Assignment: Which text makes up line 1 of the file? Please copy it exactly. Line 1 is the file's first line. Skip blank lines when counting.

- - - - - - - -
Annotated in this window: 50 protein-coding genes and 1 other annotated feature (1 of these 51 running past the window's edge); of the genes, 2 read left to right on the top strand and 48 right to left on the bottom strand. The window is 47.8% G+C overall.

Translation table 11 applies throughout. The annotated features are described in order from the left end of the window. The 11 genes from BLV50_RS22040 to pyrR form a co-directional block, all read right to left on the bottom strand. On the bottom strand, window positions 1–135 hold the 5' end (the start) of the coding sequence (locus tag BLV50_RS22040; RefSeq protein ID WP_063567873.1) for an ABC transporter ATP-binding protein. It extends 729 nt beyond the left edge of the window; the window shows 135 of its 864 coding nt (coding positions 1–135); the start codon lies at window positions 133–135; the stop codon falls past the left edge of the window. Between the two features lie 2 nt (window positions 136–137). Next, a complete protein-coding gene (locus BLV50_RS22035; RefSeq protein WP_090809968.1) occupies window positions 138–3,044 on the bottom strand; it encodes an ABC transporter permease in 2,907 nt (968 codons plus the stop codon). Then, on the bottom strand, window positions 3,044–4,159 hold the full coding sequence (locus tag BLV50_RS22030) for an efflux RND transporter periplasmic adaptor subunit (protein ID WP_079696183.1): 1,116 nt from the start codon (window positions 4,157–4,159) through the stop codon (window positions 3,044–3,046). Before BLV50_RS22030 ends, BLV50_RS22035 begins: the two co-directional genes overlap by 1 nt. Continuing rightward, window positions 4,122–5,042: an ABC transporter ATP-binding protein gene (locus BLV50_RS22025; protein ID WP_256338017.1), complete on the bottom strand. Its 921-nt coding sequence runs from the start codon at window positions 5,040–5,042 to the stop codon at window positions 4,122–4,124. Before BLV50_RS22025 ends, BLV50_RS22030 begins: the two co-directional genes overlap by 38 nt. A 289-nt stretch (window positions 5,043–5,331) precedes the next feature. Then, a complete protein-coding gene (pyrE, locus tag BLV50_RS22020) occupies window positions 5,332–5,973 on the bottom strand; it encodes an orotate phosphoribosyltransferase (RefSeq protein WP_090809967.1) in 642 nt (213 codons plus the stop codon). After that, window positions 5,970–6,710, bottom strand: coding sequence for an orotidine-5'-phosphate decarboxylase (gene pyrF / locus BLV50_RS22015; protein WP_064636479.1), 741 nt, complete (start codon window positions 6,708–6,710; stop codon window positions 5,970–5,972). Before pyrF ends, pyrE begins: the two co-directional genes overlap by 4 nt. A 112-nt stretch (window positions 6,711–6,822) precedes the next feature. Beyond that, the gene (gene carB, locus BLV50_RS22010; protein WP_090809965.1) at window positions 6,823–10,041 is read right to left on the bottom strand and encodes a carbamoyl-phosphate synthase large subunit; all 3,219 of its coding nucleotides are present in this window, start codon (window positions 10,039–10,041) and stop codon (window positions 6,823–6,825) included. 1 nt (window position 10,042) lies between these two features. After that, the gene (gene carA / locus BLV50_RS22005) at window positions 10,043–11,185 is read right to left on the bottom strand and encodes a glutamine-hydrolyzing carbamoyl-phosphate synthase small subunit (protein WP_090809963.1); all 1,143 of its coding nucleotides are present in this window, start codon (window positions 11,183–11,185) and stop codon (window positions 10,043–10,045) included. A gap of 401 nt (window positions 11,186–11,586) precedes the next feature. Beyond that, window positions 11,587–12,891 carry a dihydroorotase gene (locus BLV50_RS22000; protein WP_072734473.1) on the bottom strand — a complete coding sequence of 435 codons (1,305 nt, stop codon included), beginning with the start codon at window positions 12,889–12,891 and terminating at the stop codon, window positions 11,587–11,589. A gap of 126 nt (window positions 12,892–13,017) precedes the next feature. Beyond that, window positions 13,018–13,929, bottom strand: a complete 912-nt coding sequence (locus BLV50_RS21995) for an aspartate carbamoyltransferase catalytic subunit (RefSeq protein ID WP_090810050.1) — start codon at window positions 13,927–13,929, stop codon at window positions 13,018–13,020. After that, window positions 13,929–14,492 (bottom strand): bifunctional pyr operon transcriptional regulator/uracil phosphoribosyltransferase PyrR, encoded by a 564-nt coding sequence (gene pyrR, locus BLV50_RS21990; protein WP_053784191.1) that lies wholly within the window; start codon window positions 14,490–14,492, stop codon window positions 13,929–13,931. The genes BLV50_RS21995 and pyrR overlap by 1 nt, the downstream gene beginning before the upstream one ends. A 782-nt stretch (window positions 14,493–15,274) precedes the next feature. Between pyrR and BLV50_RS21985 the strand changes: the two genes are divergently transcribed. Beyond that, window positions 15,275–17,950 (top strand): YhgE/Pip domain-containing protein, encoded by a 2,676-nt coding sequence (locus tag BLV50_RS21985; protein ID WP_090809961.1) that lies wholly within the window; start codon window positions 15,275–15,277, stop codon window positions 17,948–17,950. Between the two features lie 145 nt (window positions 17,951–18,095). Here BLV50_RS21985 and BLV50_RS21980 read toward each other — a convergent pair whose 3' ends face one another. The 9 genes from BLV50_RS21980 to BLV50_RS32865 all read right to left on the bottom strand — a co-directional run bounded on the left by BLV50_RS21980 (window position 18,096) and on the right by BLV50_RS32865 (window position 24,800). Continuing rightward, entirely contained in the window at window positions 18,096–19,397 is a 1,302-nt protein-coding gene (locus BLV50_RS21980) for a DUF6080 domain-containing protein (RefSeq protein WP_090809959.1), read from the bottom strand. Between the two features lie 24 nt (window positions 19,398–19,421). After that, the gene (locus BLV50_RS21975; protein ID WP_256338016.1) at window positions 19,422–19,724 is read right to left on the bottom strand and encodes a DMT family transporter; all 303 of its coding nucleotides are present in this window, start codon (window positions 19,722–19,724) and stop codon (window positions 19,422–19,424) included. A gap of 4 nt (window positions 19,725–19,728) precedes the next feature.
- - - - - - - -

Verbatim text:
Annotated in this window: 50 protein-coding genes and 1 other annotated feature (1 of these 51 running past the window's edge); of the genes, 2 read left to right on the top strand and 48 right to left on the bottom strand. The window is 47.8% G+C overall.